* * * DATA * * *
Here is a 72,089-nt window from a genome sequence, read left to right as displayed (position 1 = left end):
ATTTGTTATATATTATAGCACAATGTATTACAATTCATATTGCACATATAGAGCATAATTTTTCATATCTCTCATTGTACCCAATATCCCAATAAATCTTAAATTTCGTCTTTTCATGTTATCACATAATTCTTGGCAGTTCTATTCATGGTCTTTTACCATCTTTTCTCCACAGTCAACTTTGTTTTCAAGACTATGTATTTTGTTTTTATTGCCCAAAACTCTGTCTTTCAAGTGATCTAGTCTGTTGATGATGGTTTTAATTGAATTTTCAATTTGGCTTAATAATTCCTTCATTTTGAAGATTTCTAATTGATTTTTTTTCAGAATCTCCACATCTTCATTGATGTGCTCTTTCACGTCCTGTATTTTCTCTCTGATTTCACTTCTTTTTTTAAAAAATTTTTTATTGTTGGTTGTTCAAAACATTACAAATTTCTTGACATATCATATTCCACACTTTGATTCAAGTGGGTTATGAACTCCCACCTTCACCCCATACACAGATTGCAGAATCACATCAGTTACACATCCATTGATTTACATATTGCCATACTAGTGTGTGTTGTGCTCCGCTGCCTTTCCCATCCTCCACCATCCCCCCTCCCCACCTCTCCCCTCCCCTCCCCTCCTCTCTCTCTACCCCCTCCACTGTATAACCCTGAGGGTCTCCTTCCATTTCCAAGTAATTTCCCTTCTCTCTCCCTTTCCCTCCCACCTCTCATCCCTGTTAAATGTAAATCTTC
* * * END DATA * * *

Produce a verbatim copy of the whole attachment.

Here is a 72,089-nt window from a genome sequence, read left to right as displayed (position 1 = left end):
ATTTGTTATATATTATAGCACAATGTATTACAATTCATATTGCACATATAGAGCATAATTTTTCATATCTCTCATTGTACCCAATATCCCAATAAATCTTAAATTTCGTCTTTTCATGTTATCACATAATTCTTGGCAGTTCTATTCATGGTCTTTTACCATCTTTTCTCCACAGTCAACTTTGTTTTCAAGACTATGTATTTTGTTTTTATTGCCCAAAACTCTGTCTTTCAAGTGATCTAGTCTGTTGATGATGGTTTTAATTGAATTTTCAATTTGGCTTAATAATTCCTTCATTTTGAAGATTTCTAATTGATTTTTTTTCAGAATCTCCACATCTTCATTGATGTGCTCTTTCACGTCCTGTATTTTCTCTCTGATTTCACTTCTTTTTTTAAAAAATTTTTTATTGTTGGTTGTTCAAAACATTACAAATTTCTTGACATATCATATTCCACACTTTGATTCAAGTGGGTTATGAACTCCCACCTTCACCCCATACACAGATTGCAGAATCACATCAGTTACACATCCATTGATTTACATATTGCCATACTAGTGTGTGTTGTGCTCCGCTGCCTTTCCCATCCTCCACCATCCCCCCTCCCCACCTCTCCCCTCCCCTCCCCTCCTCTCTCTCTACCCCCTCCACTGTATAACCCTGAGGGTCTCCTTCCATTTCCAAGTAATTTCCCTTCTCTCTCCCTTTCCCTCCCACCTCTCATCCCTGTTAAATGTAAATCTTC